One caveat: this process is very slow, although - as we know the endpoint the second Serra's title appears on screen - there is an obvious value to clinging onto every last moment. (The reward is a contender for the most profound final line spoken inside a cinema this year, uttered not by Louis, but one of his entourage.) The upshot is a film that is serious about such serious matters as history and mortality - where a callow multiplex-filler like Dunkirk is merely sombre at best, oddly evasive at worst - and a truly poignant performance from Léaud, working wonders within that narrow passage wherein the body stops functioning and the light disappears from the eyes, replaced (one would hope) by something like enlightenment. Such transcendent illumination naturally lends itself to the inside of a cinema, or any other darkened room; as The Death of Louis XIV has also been made available on streaming platforms, and now on DVD, however, it can equally be watched while lying on or in bed, in a gesture of fraternity - though you'll have to provide your own boiled eggs, of course.

The Death of Louis XIV is available on DVD through Drakes Avenue Pictures.

Friday 24 November 2017

From the archive: "Boyhood"

One of the more unusual and enjoyable aspects of 2003’s broadly conventional School of Rock was Richard Linklater’s direction of his child performers: rather than seeking to set these emergent, inchoate personalities in stone, it instead cleared space around the plot so that they could express themselves as individuals. By the time of 2004’s Before Sunset, a question had apparently set itself in the filmmaker’s mind: what if you kept going back to these kids, to see them growing up, and the world around them being renewed?

There were precedents: Michael Apted’s Up docs, Truffaut’s Antoine Doinel fictions. Yet Linklater’s Boyhood, filmed over twelve years, emerges as closer to the exhaustive naturalism of last year’s Blue is the Warmest Colour. It watches dreamy all-American boy Mason (Eller Coltrane) grow from moptopped ‘tweener to college-aged longhair, while logging a populist history of this century’s first, turbulent years; it whips us from a moment when kids were into The Hives and reliant on lingerie catalogues for their jollies to a point a decade later when it was all Gotye and smartphones. As Mason grows, so we do.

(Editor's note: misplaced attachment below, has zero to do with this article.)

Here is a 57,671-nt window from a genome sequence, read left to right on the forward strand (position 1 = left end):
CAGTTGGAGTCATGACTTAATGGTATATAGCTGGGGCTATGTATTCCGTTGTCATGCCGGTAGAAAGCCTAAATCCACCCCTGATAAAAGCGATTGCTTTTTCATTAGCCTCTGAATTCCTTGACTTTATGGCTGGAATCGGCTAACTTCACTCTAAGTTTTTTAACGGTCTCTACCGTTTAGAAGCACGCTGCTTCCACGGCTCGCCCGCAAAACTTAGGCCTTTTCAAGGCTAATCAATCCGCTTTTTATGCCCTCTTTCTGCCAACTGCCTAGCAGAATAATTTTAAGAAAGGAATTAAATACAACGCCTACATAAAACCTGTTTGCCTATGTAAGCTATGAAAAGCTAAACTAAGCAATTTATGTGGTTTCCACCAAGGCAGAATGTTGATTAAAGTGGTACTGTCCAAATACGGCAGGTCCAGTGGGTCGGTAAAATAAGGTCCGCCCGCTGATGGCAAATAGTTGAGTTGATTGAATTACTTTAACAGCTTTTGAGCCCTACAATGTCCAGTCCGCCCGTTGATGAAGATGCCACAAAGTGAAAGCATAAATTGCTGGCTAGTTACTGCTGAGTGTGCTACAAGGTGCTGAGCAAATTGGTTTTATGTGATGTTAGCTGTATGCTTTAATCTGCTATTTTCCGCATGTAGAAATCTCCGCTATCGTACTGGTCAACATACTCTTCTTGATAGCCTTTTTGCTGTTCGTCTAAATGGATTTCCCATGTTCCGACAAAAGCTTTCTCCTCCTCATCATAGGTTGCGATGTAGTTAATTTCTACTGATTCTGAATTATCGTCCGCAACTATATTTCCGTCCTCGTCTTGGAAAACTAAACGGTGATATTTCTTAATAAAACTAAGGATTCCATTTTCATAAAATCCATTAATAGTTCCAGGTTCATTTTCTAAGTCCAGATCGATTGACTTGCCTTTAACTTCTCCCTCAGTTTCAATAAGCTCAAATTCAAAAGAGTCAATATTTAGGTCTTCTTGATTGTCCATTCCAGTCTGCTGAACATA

This boy lives with his precocious sister (Lorelei Linklater, a credit to her father) and their self-improving single mother (Patricia Arquette), busy working through her own issues. From time to time, her musician ex, played by Ethan Hawke, will drive by, and anybody unaware of the film’s production history will surely be shocked by how youthful Hawke looks in his first scene: the furrowed brow on show throughout Before Midnight was, around the millennium, but a sporadically concerned ripple.

This is Boyhood’s foremost pleasure: as it shows these people getting heavier, broodier and greasier, freighted with on- and off-screen baggage, it forms an acknowledgement this process happens to us all, even those preserved in the movies. Linklater refuses the usual “two years later” nudges, and has no need for the latex by which performers are traditionally aged; instead, discreet shifts in hairstyle or puppy fat come to indicate plot lacunae.